Artist Herman Kolgen seeks out universal emotions in his world-traveling, multimedia work
Robyn Fadden - February 28, 2012
Herman Kolgen’s art can at once be complex in its high-tech execution and compellingly simple in its concept, or mind-bending in concept and uncomplicated in form. In either case, the Montreal-based artist, who has participated in the Venice Biennale (2006) and constantly travels the world creating site-specific iterations of his work, places his ideas of human universality and the organic connections between all things firmly at the beginning of his artistic process and at the centre of his creations. His work, either solo or in collaboration, as in duo Skoltz_Kolgen (1996–2008), always tells us where he’s coming from, but where it goes to is up to us, participants in the immersive experiences he creates.
Multidisciplinary art - a discipline in itself, has been showing up in galleries, museums, and even on Montreal’s busy music-and-culture festival circuit, with its image of being more public and accessible than “traditional” art forms – or maybe it’s just all the rage - as a complex merging of media and ideas perfectly suited to the times we find ourselves in. Montreal artist Herman Kolgen came along at the right time – his multidisciplinary ways come naturally, as if there were no other way for him to create art.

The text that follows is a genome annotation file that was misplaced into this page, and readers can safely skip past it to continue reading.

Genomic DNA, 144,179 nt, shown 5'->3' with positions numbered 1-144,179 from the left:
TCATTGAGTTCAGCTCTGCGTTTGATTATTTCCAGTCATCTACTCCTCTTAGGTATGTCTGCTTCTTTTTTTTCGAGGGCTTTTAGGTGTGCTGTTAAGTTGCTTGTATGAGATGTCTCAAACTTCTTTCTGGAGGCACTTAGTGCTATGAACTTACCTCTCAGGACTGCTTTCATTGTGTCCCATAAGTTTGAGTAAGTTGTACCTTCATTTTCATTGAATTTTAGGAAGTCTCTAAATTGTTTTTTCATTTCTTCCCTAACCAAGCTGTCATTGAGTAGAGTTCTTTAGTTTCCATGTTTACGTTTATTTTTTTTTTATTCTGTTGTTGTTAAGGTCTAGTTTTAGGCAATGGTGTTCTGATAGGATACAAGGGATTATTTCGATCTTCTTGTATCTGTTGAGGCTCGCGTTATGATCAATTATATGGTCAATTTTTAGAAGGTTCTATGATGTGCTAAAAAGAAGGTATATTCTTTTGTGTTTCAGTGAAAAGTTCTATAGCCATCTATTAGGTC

“I’m an autodidact,” says Kolgen, whose work is an ever-altering blend of sound, video, performance, installation and sculpture, each medium fully interacting with the other. His artistic self-education began with music, when he started playing drums around the age of 12 and, in his mid-teens, after discovering Brian Eno’s experiments in textual music, bought his first synthesizer. “I began to see music in a more architectural, structural way, so I could construct pieces that had less beat to them – my music became more textural and organic.”
At the same time, he began to seriously develop his skills as a painter and quickly saw parallels between his music and visual art. “When I started bringing the two together, it was more complicated,” he says. While he could conceptualize this interconnectivity, expressing the relationships he saw between sound and image required new artistic forms and new tools. “These days everyone is multitasking, crossing disciplines, but back then, we were asked to make a decision between these disciplines, which to go in a more professional direction with. It was complicated; I felt a fracture inside me.”